Late 2018 saw repeated delays in the legal process, as the government lawyers missed deadlines for producing documents and court dates were pushed off. Our issue is now scheduled to be heard in court May 22 and 23, 2019.
Our group of companies had to rely on court orders to compel Alberta Transportation to produce documentation about the case. We still have no satisfactory explanation for Minister Mason’s decision to hand the Carillion contracts to Emcon without any competitive process.
The Alberta Transportation website has a summary of the deal that allows Emcon to take over $120.5 million per year worth of Alberta highway maintenance contracts formerly held by bankrupt Carillion. This summary confirms the unfairness of the agreement, both to the existing Highway Maintenance Contractors and to the taxpayers of Alberta:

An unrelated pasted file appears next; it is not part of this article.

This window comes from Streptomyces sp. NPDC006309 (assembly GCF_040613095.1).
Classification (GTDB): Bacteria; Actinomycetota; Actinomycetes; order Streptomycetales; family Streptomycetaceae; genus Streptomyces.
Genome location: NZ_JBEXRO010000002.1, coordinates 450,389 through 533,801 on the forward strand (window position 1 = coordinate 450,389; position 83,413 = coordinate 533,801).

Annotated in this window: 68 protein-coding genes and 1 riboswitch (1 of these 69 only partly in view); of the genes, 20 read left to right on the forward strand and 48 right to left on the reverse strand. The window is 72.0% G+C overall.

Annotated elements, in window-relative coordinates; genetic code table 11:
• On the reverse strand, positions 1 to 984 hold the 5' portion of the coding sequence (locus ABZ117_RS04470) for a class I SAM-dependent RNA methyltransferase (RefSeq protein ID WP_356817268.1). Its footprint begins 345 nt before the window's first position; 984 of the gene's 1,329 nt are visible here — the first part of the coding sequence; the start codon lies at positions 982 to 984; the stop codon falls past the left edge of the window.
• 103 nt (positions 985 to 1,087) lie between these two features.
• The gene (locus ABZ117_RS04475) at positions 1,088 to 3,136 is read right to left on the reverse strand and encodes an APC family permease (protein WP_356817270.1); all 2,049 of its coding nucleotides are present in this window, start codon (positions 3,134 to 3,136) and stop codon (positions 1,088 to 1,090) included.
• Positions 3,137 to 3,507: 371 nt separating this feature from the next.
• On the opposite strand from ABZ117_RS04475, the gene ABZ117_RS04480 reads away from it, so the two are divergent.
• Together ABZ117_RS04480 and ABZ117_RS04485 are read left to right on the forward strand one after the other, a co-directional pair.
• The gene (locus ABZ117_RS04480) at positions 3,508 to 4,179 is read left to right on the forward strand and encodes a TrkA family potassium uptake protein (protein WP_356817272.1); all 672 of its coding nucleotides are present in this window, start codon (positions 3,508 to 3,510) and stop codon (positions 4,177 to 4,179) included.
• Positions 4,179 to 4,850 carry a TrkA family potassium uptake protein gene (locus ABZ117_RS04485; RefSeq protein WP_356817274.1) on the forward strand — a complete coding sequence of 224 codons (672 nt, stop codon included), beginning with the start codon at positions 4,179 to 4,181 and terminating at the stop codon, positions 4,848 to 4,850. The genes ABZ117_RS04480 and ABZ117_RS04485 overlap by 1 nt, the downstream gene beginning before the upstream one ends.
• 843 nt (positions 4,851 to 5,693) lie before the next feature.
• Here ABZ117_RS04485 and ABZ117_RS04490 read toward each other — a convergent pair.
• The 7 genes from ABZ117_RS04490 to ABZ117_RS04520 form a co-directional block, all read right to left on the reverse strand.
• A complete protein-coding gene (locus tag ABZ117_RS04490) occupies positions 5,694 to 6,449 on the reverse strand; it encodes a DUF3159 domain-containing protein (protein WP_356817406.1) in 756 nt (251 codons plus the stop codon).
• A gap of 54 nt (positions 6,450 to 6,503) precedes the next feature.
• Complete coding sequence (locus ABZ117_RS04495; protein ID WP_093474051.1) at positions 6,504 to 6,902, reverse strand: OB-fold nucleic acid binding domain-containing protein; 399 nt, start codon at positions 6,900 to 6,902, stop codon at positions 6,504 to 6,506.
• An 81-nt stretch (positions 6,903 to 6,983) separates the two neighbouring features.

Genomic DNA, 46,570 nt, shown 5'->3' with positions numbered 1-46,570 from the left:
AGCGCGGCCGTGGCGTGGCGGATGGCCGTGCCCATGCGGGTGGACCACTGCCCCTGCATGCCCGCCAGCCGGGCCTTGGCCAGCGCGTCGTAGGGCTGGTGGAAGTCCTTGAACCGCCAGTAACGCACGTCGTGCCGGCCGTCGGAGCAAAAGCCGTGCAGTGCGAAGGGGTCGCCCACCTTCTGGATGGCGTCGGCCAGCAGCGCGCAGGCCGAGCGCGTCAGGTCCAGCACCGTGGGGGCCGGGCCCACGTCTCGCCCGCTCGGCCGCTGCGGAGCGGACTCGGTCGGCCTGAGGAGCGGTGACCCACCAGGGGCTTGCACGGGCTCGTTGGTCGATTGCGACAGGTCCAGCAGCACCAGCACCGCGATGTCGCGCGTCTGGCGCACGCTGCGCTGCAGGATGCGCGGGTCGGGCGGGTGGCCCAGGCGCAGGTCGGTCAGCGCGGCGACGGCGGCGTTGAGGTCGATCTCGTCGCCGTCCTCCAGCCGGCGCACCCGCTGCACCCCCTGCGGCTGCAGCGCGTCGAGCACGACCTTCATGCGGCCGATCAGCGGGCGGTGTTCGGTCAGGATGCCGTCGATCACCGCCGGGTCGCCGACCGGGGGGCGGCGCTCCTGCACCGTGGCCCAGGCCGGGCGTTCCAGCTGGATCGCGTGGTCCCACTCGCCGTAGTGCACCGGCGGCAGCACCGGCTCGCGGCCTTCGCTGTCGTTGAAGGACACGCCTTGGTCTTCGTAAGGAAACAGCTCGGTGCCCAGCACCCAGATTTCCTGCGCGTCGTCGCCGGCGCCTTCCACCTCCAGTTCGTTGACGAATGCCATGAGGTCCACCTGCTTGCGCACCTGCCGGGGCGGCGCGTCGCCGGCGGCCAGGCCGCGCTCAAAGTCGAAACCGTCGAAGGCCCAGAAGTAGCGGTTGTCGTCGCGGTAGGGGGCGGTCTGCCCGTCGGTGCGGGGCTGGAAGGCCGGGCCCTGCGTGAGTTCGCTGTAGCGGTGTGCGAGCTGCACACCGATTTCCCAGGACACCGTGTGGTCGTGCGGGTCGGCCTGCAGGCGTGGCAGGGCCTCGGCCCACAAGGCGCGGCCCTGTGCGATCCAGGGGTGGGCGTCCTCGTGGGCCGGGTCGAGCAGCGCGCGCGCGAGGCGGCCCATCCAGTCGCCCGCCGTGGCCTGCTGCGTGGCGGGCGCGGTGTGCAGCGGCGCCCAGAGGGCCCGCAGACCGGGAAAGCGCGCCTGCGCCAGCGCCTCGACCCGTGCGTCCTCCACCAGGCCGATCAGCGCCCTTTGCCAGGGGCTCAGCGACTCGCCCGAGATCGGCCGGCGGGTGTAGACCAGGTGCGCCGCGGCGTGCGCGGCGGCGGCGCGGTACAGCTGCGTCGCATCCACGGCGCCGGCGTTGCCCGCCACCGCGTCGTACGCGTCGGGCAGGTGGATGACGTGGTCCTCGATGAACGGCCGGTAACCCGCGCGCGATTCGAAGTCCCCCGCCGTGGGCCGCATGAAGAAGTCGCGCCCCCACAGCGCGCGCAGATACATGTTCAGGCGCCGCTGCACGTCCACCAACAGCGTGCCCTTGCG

- The west contract is extended by two years beyond its expiry date of 2019, delaying a competitive tender process;
- Emcon is granted higher prices than Carillion received for the other two contracts, which expire in 2022 and 2023, for a total cost increase to Albertans of nearly $25 million.
The Emcon deal also marks an important change in how Alberta Transportation treats highway maintenance yards. Our five companies own our maintenance yards, with the associated costs. Emcon, on the other hand, is leasing all 63 maintenance yards associated with these contracts from the Government of Alberta, most of them at a “nominal fee.” The government opted to buy most of the maintenance yards from Carillion and then to lease them to Emcon essentially for free.
This part of the deal creates an unlevel playing field between Emcon and the long-time highway maintenance contractors. It also begs the question of why the Government of Alberta wants to get into the business of owning highway maintenance yards.
Albertans are left with higher costs for highway maintenance in the province, and a competitive playing field that is sharply tilted toward one company.